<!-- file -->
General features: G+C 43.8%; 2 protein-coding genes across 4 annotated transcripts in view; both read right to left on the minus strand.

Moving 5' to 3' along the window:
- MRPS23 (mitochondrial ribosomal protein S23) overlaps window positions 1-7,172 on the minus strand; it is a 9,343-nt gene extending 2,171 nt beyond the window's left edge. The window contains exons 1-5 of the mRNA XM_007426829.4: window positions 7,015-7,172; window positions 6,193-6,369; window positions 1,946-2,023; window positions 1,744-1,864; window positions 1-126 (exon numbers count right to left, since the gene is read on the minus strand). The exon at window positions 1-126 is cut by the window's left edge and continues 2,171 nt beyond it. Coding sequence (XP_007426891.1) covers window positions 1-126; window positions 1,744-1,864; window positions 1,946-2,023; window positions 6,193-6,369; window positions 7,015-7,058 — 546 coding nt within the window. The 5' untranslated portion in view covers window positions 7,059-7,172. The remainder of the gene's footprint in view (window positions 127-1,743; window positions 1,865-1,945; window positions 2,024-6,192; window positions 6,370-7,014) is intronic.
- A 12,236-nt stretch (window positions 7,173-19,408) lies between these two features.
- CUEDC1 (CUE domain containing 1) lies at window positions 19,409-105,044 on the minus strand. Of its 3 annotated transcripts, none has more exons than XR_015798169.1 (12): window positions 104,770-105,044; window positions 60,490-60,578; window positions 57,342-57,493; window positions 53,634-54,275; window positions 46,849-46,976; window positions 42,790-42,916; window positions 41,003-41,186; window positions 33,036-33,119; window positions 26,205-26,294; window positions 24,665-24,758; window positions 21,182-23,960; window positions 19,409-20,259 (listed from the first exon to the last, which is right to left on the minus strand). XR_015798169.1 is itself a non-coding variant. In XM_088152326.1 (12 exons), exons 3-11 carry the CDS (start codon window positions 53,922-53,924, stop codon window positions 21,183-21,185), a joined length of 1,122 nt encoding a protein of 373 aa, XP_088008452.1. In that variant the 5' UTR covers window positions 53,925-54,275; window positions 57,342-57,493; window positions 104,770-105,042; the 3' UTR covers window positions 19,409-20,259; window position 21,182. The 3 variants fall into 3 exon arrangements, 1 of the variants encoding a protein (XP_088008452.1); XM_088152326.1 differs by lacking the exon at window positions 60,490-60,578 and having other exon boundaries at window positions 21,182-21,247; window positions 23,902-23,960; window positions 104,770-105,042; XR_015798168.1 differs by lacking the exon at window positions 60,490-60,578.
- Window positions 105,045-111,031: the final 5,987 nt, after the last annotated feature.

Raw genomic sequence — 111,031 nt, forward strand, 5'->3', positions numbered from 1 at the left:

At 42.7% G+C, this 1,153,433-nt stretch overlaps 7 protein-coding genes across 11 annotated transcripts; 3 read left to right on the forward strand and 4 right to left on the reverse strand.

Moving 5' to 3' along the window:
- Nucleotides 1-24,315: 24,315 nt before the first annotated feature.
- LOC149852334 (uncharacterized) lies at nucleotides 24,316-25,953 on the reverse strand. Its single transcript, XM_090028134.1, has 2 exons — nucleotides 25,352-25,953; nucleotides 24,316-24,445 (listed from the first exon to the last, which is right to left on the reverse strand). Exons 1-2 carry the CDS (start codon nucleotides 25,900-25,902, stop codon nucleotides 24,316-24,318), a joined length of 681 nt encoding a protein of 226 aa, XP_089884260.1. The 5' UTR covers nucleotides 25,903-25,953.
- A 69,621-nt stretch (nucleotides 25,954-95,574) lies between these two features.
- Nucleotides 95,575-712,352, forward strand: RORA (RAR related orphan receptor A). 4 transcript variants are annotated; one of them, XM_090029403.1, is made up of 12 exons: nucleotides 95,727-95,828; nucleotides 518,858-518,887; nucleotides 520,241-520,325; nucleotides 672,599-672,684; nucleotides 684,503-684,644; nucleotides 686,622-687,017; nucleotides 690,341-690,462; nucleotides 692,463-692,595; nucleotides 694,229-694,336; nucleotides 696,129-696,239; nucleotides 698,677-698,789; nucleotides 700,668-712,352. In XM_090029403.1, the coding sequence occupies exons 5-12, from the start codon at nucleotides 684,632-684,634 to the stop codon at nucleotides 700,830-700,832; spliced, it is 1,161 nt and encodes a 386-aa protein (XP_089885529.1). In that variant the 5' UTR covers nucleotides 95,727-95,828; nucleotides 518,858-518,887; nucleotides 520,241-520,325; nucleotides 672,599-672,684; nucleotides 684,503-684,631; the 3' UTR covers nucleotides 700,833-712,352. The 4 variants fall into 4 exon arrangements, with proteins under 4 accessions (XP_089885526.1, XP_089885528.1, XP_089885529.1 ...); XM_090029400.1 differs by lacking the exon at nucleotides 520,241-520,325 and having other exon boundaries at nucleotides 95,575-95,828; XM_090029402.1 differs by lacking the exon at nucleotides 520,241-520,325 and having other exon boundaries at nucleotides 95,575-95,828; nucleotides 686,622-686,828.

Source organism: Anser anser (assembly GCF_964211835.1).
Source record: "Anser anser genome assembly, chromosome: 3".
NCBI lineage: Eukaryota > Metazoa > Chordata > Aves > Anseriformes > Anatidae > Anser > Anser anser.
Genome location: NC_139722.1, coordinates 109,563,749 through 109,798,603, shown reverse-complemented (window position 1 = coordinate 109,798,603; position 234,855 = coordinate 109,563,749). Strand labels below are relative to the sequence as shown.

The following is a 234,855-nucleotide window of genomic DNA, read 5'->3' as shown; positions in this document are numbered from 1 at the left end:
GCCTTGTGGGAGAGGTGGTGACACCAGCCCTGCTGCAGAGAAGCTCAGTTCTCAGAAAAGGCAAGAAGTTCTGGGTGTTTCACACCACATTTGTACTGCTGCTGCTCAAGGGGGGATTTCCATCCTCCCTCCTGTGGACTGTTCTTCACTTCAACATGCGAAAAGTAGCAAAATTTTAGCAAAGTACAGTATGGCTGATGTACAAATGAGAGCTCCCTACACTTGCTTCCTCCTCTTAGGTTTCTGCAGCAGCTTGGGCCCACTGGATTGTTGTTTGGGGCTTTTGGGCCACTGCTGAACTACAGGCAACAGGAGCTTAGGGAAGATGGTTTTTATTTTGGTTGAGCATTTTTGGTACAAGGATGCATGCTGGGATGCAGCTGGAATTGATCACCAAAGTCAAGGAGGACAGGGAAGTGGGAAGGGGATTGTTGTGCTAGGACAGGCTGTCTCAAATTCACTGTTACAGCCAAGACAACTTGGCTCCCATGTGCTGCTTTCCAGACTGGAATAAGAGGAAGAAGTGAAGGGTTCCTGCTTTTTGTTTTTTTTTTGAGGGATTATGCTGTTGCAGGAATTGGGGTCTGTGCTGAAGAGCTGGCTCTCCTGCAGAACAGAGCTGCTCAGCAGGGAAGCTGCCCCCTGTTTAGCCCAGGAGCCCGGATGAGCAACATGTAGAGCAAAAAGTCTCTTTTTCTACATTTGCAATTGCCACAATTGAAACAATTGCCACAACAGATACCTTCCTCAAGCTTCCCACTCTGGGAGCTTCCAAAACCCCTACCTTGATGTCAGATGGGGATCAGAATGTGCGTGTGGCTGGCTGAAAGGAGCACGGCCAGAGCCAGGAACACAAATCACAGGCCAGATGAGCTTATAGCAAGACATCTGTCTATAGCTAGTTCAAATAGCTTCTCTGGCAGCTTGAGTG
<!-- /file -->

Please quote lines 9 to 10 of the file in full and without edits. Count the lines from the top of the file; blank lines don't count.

Moving 5' to 3' along the window:
- Nucleotides 1-24,315: 24,315 nt before the first annotated feature.